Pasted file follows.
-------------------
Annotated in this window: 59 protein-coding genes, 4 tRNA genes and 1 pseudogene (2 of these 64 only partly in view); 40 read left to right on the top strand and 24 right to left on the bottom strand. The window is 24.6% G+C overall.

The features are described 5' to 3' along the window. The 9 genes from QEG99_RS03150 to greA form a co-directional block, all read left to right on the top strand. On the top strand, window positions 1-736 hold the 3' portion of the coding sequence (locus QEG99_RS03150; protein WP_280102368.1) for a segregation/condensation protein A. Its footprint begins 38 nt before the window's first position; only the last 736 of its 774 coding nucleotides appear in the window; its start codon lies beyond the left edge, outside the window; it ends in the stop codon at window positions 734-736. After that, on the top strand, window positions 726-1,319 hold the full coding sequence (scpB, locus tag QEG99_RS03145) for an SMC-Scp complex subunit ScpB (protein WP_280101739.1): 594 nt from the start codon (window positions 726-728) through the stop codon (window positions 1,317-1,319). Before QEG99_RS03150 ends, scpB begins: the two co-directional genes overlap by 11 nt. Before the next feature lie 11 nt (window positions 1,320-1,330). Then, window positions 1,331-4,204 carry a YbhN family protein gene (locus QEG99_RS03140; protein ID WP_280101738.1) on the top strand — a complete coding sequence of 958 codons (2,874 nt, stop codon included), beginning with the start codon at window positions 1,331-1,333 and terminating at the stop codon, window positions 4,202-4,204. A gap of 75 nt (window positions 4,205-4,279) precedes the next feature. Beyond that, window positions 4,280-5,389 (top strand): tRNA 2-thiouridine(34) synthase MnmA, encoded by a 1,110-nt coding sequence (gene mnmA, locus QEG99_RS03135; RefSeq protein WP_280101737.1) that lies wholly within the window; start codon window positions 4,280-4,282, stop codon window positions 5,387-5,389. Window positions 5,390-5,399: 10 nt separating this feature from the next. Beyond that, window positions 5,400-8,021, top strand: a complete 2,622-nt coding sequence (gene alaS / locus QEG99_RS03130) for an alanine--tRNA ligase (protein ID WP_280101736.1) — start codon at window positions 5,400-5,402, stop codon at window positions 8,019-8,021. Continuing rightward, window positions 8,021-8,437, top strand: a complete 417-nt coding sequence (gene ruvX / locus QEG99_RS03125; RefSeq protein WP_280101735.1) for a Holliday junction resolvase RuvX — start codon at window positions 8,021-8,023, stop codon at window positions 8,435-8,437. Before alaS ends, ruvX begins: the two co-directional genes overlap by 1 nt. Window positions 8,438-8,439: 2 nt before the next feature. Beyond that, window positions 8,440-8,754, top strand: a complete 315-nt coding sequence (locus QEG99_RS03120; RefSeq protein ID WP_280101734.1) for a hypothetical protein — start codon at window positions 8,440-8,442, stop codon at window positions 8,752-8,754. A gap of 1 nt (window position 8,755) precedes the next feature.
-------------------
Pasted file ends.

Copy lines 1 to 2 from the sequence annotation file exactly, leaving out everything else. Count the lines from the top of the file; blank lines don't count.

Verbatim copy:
Annotated in this window: 59 protein-coding genes, 4 tRNA genes and 1 pseudogene (2 of these 64 only partly in view); 40 read left to right on the top strand and 24 right to left on the bottom strand. The window is 24.6% G+C overall.

The features are described 5' to 3' along the window. The 9 genes from QEG99_RS03150 to greA form a co-directional block, all read left to right on the top strand. On the top strand, window positions 1-736 hold the 3' portion of the coding sequence (locus QEG99_RS03150; protein WP_280102368.1) for a segregation/condensation protein A. Its footprint begins 38 nt before the window's first position; only the last 736 of its 774 coding nucleotides appear in the window; its start codon lies beyond the left edge, outside the window; it ends in the stop codon at window positions 734-736. After that, on the top strand, window positions 726-1,319 hold the full coding sequence (scpB, locus tag QEG99_RS03145) for an SMC-Scp complex subunit ScpB (protein WP_280101739.1): 594 nt from the start codon (window positions 726-728) through the stop codon (window positions 1,317-1,319). Before QEG99_RS03150 ends, scpB begins: the two co-directional genes overlap by 11 nt. Before the next feature lie 11 nt (window positions 1,320-1,330). Then, window positions 1,331-4,204 carry a YbhN family protein gene (locus QEG99_RS03140; protein ID WP_280101738.1) on the top strand — a complete coding sequence of 958 codons (2,874 nt, stop codon included), beginning with the start codon at window positions 1,331-1,333 and terminating at the stop codon, window positions 4,202-4,204. A gap of 75 nt (window positions 4,205-4,279) precedes the next feature. Beyond that, window positions 4,280-5,389 (top strand): tRNA 2-thiouridine(34) synthase MnmA, encoded by a 1,110-nt coding sequence (gene mnmA, locus QEG99_RS03135; RefSeq protein WP_280101737.1) that lies wholly within the window; start codon window positions 4,280-4,282, stop codon window positions 5,387-5,389. Window positions 5,390-5,399: 10 nt separating this feature from the next. Beyond that, window positions 5,400-8,021, top strand: a complete 2,622-nt coding sequence (gene alaS / locus QEG99_RS03130) for an alanine--tRNA ligase (protein ID WP_280101736.1) — start codon at window positions 5,400-5,402, stop codon at window positions 8,019-8,021. Continuing rightward, window positions 8,021-8,437, top strand: a complete 417-nt coding sequence (gene ruvX / locus QEG99_RS03125; RefSeq protein WP_280101735.1) for a Holliday junction resolvase RuvX — start codon at window positions 8,021-8,023, stop codon at window positions 8,435-8,437. Before alaS ends, ruvX begins: the two co-directional genes overlap by 1 nt. Window positions 8,438-8,439: 2 nt before the next feature. Beyond that, window positions 8,440-8,754, top strand: a complete 315-nt coding sequence (locus QEG99_RS03120; RefSeq protein ID WP_280101734.1) for a hypothetical protein — start codon at window positions 8,440-8,442, stop codon at window positions 8,752-8,754. A gap of 1 nt (window position 8,755) precedes the next feature.